Fiscal policy is a key tool of macroeconomic policy, and consists of government spending and tax policy. When government expenditure on goods and services increases, or tax revenue collection decreases, it is called an expansionary or reflationary stance. Higher taxes or lower government expenditure is called contractionary policy. The effects of fiscal policy can be revenue neutral, which means any change in spending is balanced by an equal and opposite change in revenue collection. Even with a revenue neutral fiscal policy stance, however, the government has a powerful tool to affect both individuals and business by the type of spending or tax policy changes it makes.
Expansionary policies may result in a government budget deficit, though not always. If the economy is fairly healthy when spending increases, any budget surplus will be reduced, but not necessarily eliminated. A contractionary policy stance can result in budget surpluses, especially if the budget is already balanced. The effect on the budget deficit in either case, however, depends on the original budget as well as the magnitude and direction of the change in fiscal policy.
When the government increases spending without changing tax policy, aggregate demand shifts upward. This is an expansionary policy, leading to higher gross domestic product (GDP) and higher levels of employment and output in the sectors of the economy where the government is spending. Generally, the key recipients are the defense industry and related suppliers. There are additional trickle-down effects of fiscal policy as the workers in these industries spend more, boosting sales and hiring in all areas of the economy.
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If the government lowers taxes while keeping spending constant, there will be a shift in either aggregate demand or supply, depending on which type of taxes have been lowered. If payroll taxes and individual income tax rates are lowered, consumers will have more income to spend on all types of goods and services, boosting aggregate demand. If corporate tax rates are lowered, businesses are likely to expand and hire more workers, expanding aggregate supply as more goods are produced. As these workers increase their own consumption of goods and services, aggregate demand also increases, resulting in both higher levels of GDP and prices.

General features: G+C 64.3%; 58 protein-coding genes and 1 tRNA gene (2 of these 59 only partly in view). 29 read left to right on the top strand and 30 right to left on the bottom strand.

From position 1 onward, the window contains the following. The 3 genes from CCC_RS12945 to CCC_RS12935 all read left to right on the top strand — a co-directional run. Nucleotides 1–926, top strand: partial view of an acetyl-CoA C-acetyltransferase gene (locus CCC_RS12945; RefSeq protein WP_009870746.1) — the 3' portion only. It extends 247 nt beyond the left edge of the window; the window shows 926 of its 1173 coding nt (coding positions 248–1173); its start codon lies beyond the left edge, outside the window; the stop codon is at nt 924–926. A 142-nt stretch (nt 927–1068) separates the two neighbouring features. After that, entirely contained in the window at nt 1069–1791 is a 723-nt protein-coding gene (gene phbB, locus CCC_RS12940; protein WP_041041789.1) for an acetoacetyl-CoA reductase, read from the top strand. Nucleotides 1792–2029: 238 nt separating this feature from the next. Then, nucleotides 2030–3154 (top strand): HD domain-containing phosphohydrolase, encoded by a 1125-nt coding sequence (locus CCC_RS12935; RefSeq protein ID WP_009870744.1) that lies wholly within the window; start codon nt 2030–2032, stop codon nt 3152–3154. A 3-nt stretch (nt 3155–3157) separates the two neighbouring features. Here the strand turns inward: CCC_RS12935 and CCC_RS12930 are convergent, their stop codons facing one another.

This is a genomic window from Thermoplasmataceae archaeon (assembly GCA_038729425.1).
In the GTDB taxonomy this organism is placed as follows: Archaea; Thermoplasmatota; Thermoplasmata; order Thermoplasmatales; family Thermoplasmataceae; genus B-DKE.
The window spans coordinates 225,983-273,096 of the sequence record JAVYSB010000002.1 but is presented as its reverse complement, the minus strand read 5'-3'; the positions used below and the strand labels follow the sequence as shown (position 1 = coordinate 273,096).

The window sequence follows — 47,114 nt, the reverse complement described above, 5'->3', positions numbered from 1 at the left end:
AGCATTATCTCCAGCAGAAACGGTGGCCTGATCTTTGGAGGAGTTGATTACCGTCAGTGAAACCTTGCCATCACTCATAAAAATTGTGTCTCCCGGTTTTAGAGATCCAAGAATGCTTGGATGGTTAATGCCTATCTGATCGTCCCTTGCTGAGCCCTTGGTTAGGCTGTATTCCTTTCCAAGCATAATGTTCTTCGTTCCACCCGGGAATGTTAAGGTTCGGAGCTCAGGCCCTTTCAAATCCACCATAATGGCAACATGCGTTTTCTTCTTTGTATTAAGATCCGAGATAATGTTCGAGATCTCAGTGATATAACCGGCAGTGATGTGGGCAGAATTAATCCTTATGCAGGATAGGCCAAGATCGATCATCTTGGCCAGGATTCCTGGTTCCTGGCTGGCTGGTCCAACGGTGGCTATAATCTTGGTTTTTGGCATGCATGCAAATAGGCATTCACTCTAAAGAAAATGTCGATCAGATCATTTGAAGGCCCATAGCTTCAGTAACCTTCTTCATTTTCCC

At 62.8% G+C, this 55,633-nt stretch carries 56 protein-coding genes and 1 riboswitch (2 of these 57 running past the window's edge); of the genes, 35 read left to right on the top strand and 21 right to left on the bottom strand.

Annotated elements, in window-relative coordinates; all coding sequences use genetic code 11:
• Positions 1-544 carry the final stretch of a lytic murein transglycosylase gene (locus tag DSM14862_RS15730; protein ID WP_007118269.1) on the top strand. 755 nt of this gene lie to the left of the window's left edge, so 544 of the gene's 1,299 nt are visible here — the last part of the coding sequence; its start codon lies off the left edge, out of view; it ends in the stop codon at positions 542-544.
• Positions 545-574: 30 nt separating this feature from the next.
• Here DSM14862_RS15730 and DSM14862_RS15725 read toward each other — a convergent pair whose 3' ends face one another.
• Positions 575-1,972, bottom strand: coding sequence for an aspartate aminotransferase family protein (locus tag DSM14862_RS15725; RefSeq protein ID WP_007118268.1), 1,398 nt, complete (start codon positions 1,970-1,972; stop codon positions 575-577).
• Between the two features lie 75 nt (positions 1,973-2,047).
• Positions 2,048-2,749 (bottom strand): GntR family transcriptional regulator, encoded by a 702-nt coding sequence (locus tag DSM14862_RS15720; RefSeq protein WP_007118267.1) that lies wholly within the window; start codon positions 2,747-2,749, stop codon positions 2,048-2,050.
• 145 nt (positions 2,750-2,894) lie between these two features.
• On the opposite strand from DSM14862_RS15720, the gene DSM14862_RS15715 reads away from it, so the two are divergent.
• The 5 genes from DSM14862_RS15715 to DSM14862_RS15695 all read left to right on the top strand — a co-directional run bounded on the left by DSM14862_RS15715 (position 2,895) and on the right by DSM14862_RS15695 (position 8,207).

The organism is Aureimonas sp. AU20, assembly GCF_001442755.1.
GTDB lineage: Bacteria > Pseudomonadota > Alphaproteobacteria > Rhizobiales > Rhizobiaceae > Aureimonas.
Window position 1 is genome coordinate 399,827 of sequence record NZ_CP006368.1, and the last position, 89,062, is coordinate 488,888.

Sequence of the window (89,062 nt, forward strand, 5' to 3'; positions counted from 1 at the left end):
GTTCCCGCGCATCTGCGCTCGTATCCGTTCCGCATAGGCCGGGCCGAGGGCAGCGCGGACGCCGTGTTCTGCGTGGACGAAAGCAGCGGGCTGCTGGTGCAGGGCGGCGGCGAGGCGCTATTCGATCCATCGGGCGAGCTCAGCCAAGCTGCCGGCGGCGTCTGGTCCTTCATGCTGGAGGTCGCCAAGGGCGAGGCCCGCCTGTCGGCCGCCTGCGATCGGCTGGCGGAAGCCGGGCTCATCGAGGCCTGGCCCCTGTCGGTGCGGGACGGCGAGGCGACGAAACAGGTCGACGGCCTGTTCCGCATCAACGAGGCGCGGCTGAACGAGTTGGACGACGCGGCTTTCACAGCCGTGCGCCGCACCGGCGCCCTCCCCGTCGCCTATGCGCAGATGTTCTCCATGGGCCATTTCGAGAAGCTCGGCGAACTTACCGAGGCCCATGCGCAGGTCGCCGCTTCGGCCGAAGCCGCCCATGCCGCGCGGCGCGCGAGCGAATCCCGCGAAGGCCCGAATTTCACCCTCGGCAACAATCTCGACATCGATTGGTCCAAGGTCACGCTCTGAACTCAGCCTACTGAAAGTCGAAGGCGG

If the economy is in a recession, expansionary effects of fiscal policy can put unemployed individuals back to work, with little or no effect on interest rates or inflation. If the economy is strong or unemployment is low, however, increased government expenditure can cause the economy to overheat, straining production capacity or causing wages to rise to fill job vacancies, which can result in inflation and higher interest rates. This is called crowding out, in which government expenditure forces out private spending and investment due to higher prices and interest rates. In an inflationary economy, the government often attempts to use fiscal policy to bring prices down, cutting its own spending or hiking tax rates.
Fiscal policy can be very finely tuned by targeting specific companies, individuals, or behaviors. For example, to stimulate the housing market the government may choose to give large tax deductions to people who purchase a house. To increase investment in agriculture, implementing low tax rates on farmers and agricultural businesses will have a positive effect. Conversely, governments can tax an undesired behavior, such as higher tax rates on certain business or goods, like cigarettes or alcohol.
Another of the effects of fiscal policy is in the composition of aggregate demand. GDP consists of government spending, business spending, individual consumption, and net exports. A fiscal policy of increased spending may result in government expenditures being a larger percentage of GDP. Targeted tax policy changes will result in a change in the proportion of output attributed to business or individual spending.
One key problem with the effects of fiscal policy is the lag from the time policy changes are implemented until individuals or businesses alter their behavior, and the secondary lag until behavioral changes affect the economy. If policy changes are thought to be short-lived, neither businesses nor individuals may change. In the case of special tax deductions, however, both people and business tend to act immediately to take advantage of what may be a temporary change.